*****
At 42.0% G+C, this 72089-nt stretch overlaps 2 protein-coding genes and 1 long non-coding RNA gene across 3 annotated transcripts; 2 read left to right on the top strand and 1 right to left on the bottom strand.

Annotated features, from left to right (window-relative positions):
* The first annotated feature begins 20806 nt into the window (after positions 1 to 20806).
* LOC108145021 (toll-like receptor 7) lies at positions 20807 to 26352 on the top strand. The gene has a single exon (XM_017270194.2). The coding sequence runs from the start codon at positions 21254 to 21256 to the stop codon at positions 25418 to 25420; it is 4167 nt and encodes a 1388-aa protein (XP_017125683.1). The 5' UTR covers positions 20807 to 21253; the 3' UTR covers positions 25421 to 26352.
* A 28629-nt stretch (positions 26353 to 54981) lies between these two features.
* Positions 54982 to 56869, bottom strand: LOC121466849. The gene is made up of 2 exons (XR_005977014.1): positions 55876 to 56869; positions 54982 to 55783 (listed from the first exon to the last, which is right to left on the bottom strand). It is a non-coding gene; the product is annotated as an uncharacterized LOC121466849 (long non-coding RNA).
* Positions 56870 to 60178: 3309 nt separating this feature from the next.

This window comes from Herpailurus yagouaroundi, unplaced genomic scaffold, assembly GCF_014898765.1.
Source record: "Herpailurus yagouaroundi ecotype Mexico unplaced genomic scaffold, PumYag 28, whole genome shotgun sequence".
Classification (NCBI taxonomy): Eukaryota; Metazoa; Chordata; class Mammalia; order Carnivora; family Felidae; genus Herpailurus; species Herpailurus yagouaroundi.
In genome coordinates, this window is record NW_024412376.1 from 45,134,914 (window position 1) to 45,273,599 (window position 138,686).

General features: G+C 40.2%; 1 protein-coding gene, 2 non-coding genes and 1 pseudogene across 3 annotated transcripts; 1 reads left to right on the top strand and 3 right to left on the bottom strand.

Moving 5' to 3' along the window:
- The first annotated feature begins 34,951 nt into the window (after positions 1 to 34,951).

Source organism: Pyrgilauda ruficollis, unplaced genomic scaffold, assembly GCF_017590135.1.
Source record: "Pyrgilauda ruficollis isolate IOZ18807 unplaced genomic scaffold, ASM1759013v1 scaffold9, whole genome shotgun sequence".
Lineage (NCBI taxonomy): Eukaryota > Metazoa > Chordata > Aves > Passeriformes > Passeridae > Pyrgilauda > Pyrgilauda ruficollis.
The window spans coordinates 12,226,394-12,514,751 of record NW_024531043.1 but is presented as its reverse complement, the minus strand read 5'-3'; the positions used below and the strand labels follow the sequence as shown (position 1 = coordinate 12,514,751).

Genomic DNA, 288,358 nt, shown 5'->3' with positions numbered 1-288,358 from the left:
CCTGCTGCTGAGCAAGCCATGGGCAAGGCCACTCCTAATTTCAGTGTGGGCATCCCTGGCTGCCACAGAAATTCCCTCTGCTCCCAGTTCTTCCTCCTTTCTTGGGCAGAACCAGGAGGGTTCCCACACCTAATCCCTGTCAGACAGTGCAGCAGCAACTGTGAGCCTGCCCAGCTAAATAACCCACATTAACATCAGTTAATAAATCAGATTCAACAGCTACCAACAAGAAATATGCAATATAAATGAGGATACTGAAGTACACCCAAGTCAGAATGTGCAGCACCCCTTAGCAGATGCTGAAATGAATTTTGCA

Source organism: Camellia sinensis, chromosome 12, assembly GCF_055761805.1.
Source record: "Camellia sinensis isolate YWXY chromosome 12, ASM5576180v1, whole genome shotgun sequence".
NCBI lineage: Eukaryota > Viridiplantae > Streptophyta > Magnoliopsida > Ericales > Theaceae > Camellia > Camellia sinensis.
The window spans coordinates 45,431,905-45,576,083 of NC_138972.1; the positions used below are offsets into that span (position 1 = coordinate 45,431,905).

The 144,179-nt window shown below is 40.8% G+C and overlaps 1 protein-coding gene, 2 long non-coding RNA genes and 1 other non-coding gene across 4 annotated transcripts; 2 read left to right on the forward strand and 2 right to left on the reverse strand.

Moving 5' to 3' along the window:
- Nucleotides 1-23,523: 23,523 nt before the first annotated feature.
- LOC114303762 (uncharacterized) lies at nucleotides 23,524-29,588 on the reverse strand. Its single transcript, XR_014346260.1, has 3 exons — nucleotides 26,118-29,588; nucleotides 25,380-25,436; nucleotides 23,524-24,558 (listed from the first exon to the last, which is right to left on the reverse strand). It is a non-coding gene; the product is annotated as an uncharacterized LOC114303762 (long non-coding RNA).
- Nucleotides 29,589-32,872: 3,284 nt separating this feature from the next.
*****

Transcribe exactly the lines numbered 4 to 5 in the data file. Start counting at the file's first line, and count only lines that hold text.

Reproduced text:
* LOC108145021 (toll-like receptor 7) lies at positions 20807 to 26352 on the top strand. The gene has a single exon (XM_017270194.2). The coding sequence runs from the start codon at positions 21254 to 21256 to the stop codon at positions 25418 to 25420; it is 4167 nt and encodes a 1388-aa protein (XP_017125683.1). The 5' UTR covers positions 20807 to 21253; the 3' UTR covers positions 25421 to 26352.
* A 28629-nt stretch (positions 26353 to 54981) lies between these two features.